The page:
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Behav Neurosci. 2007 Apr;121(2):370-9.

Ruling out postnatal origins to attention-deficit/hyperactivity disorder (ADHD)-like behaviors in a seizure-prone rat strain.

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1
Institute of Neuroscience, Life Sciences Research Center, Carleton University, Ottawa, ON, Canada. krista_gilby@carleton.ca

Abstract

Adult Fast (seizure-prone) and Slow (seizure-resistant) kindling rat strains exhibit divergent behaviors in paradigms relevant to attention-deficit/hyperactivity disorder (ADHD) in humans. Similar dissociations in rodent behavior have been linked to disparities in early life experience, suggesting that differential maternal care or postnatal interactions may underlie these behaviors. Consequently, the authors compared maternal behavior and preweaning pup weights in these 2 strains under control and cross-fostered conditions and examined its effects on subsequent adult offspring behavior. Ultimately, several distinct maternal behaviors were apparent between the 2 strains under control conditions, and some of those behaviors were then malleable by pup condition. Yet, in spite of the resultant complex maternal patterns across groups, all offspring showed behavioral phenotypes akin to their genetic strain. Thus, a specific postnatal environment is unlikely to underwrite ADHD-like behaviors in the seizure-prone Fast rats, which implicates a genetic or prenatal origin for the ADHD phenotype.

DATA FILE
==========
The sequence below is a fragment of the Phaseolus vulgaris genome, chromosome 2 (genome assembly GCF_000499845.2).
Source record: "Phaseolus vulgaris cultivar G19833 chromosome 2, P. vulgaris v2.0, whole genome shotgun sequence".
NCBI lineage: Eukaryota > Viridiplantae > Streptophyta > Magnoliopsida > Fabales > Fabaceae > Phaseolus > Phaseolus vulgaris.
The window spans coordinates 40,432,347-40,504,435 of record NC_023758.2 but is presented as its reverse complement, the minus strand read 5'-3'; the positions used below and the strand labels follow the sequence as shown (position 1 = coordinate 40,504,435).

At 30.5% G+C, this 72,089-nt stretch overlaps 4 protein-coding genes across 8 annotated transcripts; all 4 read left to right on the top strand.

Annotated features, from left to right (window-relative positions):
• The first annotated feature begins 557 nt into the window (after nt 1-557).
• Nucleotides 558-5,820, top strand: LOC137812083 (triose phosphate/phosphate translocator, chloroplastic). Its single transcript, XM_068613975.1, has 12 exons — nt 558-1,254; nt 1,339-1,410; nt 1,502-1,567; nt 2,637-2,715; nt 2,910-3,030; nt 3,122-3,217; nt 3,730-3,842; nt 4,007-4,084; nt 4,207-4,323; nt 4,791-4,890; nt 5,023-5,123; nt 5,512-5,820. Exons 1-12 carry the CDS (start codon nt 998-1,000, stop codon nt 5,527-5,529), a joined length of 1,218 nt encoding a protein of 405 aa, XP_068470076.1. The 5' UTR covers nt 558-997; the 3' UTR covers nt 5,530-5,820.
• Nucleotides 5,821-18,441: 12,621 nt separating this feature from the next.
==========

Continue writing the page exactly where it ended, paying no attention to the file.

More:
PMID:
17469927
DOI:
10.1037/0735-7044.121.2.370
[Indexed for MEDLINE]
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